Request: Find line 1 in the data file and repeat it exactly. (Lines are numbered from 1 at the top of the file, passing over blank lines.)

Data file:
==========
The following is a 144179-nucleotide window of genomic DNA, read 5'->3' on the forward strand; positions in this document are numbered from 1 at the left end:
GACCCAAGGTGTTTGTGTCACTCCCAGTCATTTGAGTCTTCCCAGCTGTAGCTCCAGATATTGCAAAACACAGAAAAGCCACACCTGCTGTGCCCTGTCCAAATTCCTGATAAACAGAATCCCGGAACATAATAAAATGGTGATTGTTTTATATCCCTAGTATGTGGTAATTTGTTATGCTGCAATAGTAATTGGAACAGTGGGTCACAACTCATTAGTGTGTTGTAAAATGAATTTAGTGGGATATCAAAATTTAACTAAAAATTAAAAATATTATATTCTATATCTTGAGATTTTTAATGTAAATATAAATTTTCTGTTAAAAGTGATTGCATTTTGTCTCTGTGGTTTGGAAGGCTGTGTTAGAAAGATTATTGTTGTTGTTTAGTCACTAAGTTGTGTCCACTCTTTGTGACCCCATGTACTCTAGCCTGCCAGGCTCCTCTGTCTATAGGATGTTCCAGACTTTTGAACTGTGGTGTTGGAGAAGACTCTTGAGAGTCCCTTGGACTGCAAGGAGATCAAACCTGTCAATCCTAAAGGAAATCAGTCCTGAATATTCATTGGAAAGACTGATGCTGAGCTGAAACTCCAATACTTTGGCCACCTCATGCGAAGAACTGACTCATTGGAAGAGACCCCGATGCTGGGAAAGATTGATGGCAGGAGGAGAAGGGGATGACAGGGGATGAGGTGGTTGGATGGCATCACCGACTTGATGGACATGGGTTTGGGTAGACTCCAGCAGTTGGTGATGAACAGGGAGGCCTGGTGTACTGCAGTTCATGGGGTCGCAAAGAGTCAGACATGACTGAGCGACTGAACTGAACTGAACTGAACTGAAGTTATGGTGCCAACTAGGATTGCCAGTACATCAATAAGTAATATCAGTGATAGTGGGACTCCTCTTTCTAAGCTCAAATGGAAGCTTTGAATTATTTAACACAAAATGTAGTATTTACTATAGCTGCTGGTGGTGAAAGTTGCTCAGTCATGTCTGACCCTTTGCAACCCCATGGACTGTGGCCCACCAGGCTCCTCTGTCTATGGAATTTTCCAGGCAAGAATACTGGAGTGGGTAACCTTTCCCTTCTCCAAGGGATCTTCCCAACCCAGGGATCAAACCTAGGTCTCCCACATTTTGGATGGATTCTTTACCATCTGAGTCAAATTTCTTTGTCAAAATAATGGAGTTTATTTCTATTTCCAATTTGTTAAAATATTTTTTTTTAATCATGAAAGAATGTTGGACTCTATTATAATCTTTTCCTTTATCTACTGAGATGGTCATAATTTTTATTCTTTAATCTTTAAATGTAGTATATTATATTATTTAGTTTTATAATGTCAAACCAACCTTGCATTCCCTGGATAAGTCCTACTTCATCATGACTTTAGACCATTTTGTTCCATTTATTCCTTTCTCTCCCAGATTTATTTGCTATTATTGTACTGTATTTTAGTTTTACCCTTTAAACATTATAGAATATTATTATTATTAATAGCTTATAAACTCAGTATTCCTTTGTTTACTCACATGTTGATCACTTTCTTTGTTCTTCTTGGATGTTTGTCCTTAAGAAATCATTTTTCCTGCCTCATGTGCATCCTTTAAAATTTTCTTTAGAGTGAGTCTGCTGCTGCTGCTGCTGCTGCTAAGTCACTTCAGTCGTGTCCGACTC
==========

The following is a 144179-nucleotide window of genomic DNA, read 5'->3' on the forward strand; positions in this document are numbered from 1 at the left end: